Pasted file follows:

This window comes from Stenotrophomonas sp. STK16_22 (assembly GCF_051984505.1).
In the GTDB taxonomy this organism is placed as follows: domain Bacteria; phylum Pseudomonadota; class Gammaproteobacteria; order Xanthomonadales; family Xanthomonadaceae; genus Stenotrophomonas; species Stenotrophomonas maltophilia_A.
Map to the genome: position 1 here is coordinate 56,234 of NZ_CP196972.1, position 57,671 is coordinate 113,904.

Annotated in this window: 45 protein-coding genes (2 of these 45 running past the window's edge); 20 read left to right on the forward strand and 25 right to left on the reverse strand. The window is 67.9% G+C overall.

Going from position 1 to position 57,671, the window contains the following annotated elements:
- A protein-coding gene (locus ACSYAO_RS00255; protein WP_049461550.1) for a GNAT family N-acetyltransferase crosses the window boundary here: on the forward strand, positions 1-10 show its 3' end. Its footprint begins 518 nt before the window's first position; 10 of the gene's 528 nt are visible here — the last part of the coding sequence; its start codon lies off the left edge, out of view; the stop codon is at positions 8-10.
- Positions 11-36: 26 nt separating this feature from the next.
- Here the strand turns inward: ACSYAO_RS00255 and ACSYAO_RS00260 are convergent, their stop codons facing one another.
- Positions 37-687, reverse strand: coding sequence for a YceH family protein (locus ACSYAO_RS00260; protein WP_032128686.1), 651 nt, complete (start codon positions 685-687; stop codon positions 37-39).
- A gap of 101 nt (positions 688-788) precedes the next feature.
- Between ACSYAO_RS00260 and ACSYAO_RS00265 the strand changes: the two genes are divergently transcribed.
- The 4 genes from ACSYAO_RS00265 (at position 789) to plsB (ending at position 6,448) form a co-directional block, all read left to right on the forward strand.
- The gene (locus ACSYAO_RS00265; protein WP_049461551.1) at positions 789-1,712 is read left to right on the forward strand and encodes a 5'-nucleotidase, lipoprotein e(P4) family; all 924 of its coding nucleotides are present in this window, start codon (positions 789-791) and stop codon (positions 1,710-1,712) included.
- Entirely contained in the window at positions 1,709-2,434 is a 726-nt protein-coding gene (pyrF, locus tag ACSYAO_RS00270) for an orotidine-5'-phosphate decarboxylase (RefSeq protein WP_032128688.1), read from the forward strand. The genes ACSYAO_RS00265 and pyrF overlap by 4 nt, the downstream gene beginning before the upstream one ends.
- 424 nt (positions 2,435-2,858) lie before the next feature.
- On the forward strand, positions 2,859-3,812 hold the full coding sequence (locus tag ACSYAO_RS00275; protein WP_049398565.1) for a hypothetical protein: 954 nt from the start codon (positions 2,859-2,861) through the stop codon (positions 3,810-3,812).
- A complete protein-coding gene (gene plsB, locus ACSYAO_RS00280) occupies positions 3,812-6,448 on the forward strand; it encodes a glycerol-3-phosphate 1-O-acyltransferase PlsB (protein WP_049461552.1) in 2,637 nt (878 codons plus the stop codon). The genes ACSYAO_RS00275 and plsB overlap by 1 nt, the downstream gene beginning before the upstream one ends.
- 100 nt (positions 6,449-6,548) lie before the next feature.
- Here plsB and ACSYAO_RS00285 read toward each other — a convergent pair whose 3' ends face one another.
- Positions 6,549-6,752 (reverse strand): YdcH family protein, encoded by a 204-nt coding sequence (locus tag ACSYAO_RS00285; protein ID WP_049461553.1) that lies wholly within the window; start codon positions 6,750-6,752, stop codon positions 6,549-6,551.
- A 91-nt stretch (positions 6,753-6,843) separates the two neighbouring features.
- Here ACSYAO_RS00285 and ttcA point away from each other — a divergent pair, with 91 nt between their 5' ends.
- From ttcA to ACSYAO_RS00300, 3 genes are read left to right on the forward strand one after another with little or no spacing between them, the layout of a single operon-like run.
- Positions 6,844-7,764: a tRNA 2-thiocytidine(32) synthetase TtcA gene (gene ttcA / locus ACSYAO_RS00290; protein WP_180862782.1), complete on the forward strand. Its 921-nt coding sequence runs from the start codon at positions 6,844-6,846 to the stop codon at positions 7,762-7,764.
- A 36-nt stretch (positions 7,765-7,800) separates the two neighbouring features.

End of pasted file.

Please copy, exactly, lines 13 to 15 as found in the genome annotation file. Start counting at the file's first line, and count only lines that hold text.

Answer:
- The gene (locus ACSYAO_RS00265; protein WP_049461551.1) at positions 789-1,712 is read left to right on the forward strand and encodes a 5'-nucleotidase, lipoprotein e(P4) family; all 924 of its coding nucleotides are present in this window, start codon (positions 789-791) and stop codon (positions 1,710-1,712) included.
- Entirely contained in the window at positions 1,709-2,434 is a 726-nt protein-coding gene (pyrF, locus tag ACSYAO_RS00270) for an orotidine-5'-phosphate decarboxylase (RefSeq protein WP_032128688.1), read from the forward strand. The genes ACSYAO_RS00265 and pyrF overlap by 4 nt, the downstream gene beginning before the upstream one ends.
- 424 nt (positions 2,435-2,858) lie before the next feature.